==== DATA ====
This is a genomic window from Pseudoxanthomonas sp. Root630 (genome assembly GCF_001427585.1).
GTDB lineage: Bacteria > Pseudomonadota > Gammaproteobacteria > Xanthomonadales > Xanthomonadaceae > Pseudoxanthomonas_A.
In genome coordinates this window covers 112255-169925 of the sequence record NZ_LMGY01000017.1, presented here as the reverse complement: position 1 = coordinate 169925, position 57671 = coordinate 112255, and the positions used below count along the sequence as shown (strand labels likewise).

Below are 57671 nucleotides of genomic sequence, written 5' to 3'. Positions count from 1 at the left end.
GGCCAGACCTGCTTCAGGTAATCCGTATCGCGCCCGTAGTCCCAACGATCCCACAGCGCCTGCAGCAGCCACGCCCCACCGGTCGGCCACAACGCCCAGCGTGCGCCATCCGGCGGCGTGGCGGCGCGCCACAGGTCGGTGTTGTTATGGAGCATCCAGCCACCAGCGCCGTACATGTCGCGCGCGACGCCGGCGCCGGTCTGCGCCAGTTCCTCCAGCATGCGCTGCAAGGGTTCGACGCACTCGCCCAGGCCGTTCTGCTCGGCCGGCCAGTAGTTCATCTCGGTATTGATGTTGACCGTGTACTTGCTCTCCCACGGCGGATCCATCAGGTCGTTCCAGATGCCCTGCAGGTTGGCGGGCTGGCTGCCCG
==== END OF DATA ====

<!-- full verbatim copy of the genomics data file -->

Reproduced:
This is a genomic window from Pseudoxanthomonas sp. Root630 (genome assembly GCF_001427585.1).
GTDB lineage: Bacteria > Pseudomonadota > Gammaproteobacteria > Xanthomonadales > Xanthomonadaceae > Pseudoxanthomonas_A.
In genome coordinates this window covers 112255-169925 of the sequence record NZ_LMGY01000017.1, presented here as the reverse complement: position 1 = coordinate 169925, position 57671 = coordinate 112255, and the positions used below count along the sequence as shown (strand labels likewise).

Below are 57671 nucleotides of genomic sequence, written 5' to 3'. Positions count from 1 at the left end.
GGCCAGACCTGCTTCAGGTAATCCGTATCGCGCCCGTAGTCCCAACGATCCCACAGCGCCTGCAGCAGCCACGCCCCACCGGTCGGCCACAACGCCCAGCGTGCGCCATCCGGCGGCGTGGCGGCGCGCCACAGGTCGGTGTTGTTATGGAGCATCCAGCCACCAGCGCCGTACATGTCGCGCGCGACGCCGGCGCCGGTCTGCGCCAGTTCCTCCAGCATGCGCTGCAAGGGTTCGACGCACTCGCCCAGGCCGTTCTGCTCGGCCGGCCAGTAGTTCATCTCGGTATTGATGTTGACCGTGTACTTGCTCTCCCACGGCGGATCCATCAGGTCGTTCCAGATGCCCTGCAGGTTGGCGGGCTGGCTGCCCG